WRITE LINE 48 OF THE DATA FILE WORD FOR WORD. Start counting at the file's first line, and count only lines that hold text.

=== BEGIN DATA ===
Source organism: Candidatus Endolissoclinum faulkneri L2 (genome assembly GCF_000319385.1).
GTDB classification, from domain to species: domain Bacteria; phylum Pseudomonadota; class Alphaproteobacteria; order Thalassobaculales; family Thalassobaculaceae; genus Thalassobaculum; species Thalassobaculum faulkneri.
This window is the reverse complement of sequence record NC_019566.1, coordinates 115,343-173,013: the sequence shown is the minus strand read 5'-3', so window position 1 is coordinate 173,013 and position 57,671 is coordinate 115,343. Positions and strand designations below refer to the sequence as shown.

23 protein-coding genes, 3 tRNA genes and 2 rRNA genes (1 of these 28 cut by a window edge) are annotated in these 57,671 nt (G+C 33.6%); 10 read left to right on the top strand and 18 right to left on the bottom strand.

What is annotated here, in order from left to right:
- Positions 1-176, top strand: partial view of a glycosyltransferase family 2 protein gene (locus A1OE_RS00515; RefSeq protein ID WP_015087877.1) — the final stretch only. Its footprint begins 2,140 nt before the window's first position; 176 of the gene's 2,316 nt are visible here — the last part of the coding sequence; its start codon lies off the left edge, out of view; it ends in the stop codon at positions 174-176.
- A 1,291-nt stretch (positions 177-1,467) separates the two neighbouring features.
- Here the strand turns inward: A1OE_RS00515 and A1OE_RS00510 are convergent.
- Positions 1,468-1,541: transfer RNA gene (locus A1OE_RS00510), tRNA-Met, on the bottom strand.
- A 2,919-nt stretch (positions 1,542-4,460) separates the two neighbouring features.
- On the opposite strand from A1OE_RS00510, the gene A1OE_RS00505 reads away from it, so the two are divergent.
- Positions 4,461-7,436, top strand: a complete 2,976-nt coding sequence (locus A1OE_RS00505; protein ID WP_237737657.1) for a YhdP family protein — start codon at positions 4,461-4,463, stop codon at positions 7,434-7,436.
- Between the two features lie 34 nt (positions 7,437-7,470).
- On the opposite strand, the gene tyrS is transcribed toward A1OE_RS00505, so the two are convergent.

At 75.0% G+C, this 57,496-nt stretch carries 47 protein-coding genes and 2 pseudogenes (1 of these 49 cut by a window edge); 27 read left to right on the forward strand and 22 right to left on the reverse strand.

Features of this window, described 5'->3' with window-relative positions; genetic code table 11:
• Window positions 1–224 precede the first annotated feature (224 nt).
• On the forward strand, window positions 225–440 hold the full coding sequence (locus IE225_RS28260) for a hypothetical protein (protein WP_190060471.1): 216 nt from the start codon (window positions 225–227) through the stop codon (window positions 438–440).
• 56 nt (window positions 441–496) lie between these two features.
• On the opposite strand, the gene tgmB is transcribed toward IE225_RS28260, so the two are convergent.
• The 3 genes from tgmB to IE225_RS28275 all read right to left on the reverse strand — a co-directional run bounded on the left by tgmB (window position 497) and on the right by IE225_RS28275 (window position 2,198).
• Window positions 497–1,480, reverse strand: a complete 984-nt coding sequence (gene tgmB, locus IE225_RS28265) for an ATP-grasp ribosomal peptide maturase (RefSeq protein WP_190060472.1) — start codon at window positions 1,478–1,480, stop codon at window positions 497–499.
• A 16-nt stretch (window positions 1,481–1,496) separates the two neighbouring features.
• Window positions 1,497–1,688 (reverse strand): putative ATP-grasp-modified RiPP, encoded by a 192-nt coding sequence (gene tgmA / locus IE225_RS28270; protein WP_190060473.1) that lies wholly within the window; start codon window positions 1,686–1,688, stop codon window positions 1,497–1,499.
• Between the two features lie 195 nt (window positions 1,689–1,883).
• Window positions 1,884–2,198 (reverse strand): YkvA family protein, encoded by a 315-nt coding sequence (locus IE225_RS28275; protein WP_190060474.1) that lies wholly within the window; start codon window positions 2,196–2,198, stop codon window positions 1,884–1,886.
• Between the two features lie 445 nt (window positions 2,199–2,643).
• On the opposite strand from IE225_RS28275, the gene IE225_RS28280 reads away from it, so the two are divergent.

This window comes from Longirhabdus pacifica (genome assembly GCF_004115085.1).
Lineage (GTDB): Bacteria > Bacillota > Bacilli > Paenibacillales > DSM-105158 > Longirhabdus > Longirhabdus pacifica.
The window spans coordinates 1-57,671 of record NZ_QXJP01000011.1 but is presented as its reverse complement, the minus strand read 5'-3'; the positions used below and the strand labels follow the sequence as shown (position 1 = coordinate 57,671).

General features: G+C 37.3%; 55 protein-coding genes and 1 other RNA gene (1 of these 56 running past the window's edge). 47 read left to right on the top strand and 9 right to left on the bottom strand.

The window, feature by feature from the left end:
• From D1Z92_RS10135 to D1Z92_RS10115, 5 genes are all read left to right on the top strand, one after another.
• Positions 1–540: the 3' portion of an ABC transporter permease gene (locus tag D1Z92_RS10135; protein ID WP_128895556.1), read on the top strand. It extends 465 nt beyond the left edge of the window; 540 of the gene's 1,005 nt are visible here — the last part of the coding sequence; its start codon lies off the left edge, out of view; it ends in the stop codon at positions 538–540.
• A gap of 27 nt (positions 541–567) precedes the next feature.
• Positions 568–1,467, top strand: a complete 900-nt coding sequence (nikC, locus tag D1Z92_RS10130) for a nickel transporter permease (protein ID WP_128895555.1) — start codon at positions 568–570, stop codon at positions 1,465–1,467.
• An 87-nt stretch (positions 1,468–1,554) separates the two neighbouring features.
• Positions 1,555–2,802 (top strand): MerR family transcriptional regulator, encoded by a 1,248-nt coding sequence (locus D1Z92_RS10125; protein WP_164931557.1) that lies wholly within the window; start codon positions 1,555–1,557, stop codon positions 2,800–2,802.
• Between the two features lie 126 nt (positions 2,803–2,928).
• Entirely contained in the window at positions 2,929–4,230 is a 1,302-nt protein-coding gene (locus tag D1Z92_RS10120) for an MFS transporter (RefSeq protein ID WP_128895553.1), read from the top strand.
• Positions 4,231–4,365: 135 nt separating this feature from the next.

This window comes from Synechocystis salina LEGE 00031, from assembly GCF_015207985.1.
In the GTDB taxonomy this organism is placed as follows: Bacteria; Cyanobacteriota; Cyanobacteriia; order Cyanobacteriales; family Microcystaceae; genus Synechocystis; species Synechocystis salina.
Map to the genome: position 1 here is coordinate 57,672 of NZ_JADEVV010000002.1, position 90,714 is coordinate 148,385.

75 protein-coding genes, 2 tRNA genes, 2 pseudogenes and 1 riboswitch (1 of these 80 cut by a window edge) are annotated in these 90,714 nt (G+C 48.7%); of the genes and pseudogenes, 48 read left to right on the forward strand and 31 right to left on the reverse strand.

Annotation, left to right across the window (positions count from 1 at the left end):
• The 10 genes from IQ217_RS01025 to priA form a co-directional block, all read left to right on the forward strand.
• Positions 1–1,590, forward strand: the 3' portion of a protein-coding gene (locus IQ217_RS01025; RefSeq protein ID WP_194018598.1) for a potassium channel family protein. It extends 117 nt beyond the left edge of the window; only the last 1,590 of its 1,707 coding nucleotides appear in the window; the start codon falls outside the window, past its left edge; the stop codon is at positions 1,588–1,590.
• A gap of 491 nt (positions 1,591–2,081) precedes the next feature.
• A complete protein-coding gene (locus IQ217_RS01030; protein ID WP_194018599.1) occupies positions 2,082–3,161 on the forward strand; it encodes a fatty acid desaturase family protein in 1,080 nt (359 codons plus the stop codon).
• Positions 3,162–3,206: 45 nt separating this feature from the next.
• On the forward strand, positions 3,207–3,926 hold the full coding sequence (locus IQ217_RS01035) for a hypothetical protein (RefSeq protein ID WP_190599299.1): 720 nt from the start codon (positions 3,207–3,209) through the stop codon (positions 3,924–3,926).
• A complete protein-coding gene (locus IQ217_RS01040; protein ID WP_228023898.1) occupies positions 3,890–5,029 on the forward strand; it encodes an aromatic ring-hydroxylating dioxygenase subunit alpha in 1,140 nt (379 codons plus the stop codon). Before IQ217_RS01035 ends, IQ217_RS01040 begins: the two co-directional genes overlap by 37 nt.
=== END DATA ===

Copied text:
• The 10 genes from IQ217_RS01025 to priA form a co-directional block, all read left to right on the forward strand.